I thought it was so neat when I found out the workshop I attended this past weekend was going to be at The Cable Building. First of all I didn't even know it was called that and secondly, I must have passed that building hundreds of times in the past twenty years. I found it so ironic that my workshop was going to be inside because although I have been inside the building, I never went inside the office parts of the building.
I started going to Angelika Movie Theater back in 1993 when I was seventeen years old. They show Independent films there and it holds a lot of memories for me. That's how long I have been going into that building, of course not realizing what it was. Angelika is at the side of the building and now Crate & Barrel store is at the front. In between they have heaps of office and conference space. It is huge and incredibly beautiful.
It is located at 611 Broadway by Houston Street. It was built between 1892-1894 and has a steel and iron frame structure with brick, stone, and terra-cotta facing. The Cable Building was designed by Stanford White, a partner in McKim, Mead & White, the preeminent American architectural firm at the turn of the twentieth century. The Cable Building was originally the headquarters and power station for the Metropolitan Traction Company, one of the city's cable car companies.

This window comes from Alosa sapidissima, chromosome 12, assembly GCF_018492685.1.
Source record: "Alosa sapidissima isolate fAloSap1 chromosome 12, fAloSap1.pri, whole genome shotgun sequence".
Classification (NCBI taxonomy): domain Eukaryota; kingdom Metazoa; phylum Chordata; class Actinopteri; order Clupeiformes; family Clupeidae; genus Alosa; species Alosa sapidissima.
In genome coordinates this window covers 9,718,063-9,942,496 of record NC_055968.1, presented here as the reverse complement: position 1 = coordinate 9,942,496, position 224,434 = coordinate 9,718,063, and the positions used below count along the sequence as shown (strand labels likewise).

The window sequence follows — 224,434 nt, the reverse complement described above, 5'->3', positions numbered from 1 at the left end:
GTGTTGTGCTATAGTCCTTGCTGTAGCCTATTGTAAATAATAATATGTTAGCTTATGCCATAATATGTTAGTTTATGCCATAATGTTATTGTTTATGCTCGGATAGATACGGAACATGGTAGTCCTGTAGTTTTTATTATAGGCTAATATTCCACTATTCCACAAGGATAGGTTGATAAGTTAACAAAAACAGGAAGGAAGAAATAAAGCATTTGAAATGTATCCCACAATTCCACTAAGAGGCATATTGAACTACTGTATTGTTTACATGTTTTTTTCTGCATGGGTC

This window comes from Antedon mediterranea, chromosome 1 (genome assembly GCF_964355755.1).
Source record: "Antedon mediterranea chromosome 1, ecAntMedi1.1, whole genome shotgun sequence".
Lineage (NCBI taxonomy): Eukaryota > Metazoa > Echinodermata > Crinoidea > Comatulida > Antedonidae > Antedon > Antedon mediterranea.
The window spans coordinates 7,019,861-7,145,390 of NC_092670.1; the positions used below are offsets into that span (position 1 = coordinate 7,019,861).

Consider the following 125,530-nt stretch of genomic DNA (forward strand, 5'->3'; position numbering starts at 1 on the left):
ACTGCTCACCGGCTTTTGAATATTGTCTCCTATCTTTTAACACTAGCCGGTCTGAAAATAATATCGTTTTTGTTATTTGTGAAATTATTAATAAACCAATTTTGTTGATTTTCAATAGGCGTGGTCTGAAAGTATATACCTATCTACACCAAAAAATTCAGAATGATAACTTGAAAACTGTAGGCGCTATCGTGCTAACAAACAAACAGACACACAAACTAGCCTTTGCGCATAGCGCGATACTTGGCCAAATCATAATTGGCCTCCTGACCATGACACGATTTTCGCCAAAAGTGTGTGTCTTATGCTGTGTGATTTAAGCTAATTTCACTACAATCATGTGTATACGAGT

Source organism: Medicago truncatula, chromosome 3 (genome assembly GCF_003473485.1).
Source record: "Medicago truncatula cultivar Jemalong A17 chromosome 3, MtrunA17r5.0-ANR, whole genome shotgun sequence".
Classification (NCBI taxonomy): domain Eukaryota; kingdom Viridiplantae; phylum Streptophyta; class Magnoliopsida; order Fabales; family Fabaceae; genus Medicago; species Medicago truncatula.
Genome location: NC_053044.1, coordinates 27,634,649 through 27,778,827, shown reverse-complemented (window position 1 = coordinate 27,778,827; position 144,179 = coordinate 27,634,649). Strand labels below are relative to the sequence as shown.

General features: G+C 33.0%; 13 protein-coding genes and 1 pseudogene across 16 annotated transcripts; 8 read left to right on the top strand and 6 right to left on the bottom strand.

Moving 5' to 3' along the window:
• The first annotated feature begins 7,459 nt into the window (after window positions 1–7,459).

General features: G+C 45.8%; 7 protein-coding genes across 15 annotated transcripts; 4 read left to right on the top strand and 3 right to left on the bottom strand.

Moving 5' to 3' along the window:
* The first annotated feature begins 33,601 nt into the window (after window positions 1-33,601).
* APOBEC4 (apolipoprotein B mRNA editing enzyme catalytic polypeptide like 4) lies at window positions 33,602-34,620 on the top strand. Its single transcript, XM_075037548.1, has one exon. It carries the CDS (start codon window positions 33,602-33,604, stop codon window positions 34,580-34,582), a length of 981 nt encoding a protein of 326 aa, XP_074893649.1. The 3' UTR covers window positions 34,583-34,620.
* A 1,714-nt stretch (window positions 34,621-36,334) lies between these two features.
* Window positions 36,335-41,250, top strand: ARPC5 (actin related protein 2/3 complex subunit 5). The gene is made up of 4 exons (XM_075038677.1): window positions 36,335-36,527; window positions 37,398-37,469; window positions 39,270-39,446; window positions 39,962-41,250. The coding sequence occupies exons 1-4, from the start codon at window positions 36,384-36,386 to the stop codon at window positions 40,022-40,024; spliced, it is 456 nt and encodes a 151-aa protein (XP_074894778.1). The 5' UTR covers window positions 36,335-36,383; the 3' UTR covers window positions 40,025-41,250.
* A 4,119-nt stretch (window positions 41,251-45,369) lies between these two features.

$12 million was spent on a cable car railway system to move cars on Broadway from Bowling Green in the Battery to 36th Street. It was the most expensive system on a per-mile basis of any in the nation. When it became operational in the summer of 1893 it included 125 cable cars and served 100,000 daily passengers. The building's basement, which had been excavated 46' under the street surface, housed four 32-foot winding wheels that carried the cables that pulled the cable streetcars.
Here is what a typical cable car looked like in New York:
The Cable Building as it is now:
By 1999 it was designated as part of the NoHo Historic District in 1999 by the New York City Landmarks Preservation Commission. So it is now a landmark.
Have you passed by a building over and over again and wondered about its history? Do you have many landmark buildings where you live?